Doctor of Dental Surgery, Pediatric Dentist, Albany, New York, USA
Received Date: May 29, 2017; Accepted Date: June 09, 2017; Published Date: June 25, 2017
Citation: Kotlow LA (2017) Why can’t I Breastfeed Comfortably and Bond with My Baby? J Women's Health Care 6:373. doi: 10.4172/2167-0420.1000373
Copyright: © 2017 Kotlow LA, et al. This is an open-access article distributed under the terms of the Creative Commons Attribution License, which permits unrestricted use, distribution, and reproduction in any medium, provided the original author and source are credited.
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In my book SOS 4 TOTS, the opening chapter begins with, “For nine long months you have eagerly anticipated the birth of your child. The day finally arrives, and immediately after the baby is born, he or she is placed on your chest and the mother-infant bond is supposed to begin. You are relieved and excited. For months, you have read about the wonders of motherhood and breastfeeding and the lifetime bond that you alone can develop with your baby. As you lie there after your infant’s birth, your infant snuggles close and finds your breast, and the moment you have looked forward to begin. But something seems wrong. As your infant attempts to latch onto your breast, it hurts. You think something is not right? This is not fun and enjoyable. What is wrong?” For anxious mothers, this is a terrible introduction to motherhood.
As a parent, you have great expectations for motherhood. Unfortunately for many mothers, breastfeeding becomes a toe-curling, painful experience because of poor or missed diagnoses of tethered oral tissues such as tongue-ties and lip-ties.
For over 40 year, I have been practicing dentistry and working with mothers to try to fix what is not working right. Along with lactation consultants, body workers and others knowledgeable in causes for infants failing to achieve a pleasant, comfortable latch, I have had the opportunity to successfully surgically correct the most common cause of breastfeeding problems, tethered oral tissues. The attachments of the tongue to the floor of the mouth are known as Ankyloglossia. The tight attachment of the upper lip or maxillary frenum which can prevent the lip from fully flanging upward and can interfere with the both bottle and breastfeeding, and occasionally buccal or cheek ties.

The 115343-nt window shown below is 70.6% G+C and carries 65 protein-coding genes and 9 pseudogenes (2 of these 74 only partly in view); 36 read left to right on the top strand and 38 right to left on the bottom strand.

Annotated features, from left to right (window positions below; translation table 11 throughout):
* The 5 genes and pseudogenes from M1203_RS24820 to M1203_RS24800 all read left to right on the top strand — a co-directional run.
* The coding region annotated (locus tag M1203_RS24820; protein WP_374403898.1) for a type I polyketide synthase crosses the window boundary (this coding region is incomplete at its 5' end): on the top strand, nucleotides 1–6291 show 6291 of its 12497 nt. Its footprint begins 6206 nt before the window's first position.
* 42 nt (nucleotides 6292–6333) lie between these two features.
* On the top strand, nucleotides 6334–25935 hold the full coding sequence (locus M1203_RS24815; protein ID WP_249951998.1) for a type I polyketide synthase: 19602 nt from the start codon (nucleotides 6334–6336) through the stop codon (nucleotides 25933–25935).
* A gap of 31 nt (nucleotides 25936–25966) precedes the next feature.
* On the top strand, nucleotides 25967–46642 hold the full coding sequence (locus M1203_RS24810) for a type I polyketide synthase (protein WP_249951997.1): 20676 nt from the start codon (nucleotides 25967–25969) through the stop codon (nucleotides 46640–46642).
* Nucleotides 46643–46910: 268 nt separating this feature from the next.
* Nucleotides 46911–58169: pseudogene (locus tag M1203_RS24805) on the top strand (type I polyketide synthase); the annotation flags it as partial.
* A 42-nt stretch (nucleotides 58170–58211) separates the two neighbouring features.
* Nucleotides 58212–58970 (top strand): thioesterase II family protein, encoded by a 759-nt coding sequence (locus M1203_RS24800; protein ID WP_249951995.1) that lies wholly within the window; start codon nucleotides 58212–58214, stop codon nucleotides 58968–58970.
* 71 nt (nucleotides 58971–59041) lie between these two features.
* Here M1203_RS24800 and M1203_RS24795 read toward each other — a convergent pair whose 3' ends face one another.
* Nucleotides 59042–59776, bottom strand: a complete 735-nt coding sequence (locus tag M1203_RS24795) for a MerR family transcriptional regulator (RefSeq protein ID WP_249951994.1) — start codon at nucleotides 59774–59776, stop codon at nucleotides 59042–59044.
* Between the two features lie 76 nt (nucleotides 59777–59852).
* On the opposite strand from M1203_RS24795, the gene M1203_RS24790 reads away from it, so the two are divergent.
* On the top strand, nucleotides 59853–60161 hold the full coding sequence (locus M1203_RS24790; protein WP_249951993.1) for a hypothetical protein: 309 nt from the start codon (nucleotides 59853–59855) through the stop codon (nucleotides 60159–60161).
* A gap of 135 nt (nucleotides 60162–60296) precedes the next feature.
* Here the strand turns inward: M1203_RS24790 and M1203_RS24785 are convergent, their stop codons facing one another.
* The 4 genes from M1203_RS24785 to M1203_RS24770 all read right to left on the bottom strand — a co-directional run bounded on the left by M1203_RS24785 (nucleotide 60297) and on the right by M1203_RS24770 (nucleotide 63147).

In order for an infant to achieve an effective and painless latch onto a mother’s breast the tongue needs to pass under the nipple on to the areola, the upper lip needs to flange upward and the cheeks need to function correctly. Unfortunately, many mothers can begin to develop problems such as pain, mastitis, plugged ducts, incomplete breast drainage, infected or even destroyed nipples and depression. These infants may display non-nutritional sucking, short ineffective nursing, gumming of the nipple, failure to thrive, misdiagnosed air induced reflux and sleep apnea.
Visits to the medical professionals often result in placing infants needlessly on adult anti-reflux drugs, comments that the upper lip and tongue have nothing to do with breastfeeding, blaming the mother’s inexperience for the difficulties and many other comments which result in the mother and infant continuing breastfeeding problems. The result is often mothers give up and use a bottle, which may also show similar problems for the infant with TOTS.
Initial identification of a potential tongue-tie begins with a finger sweep under the infant’s tongue to see if any interferences are present preventing a smooth passage of the mother’s index finger in the lower molar region of the infant’s mouth. If interferences are present and the symptoms discussed are present, the mother should be referred to a competent IBCLC or board certified lactation consultant for evaluation and then referred to a skilled professional who has experience in revising these tissues. Just the release of the anterior portion of a severe tongue-tie by a pair of scissors, will not resolve the problem, a complete release to the base of the tongue is required.
The surgery is easily completed in a pediatric or family dental practice, most effectively by the use of dental lasers without the need for general anesthesia, the operating room, or any chemicals or drugs.
Once the surgery is completed many mothers see an immediate improvement of both infant and mother’s symptoms. Post-surgery, the parents need to follow correct management of the surgical areas and follow-up with their lactation consultant for optimal results.
Mothers and infant today should be able to successfully breastfeed for as long as they desire without suffering needlessly when the TOTS are properly diagnosis and revised.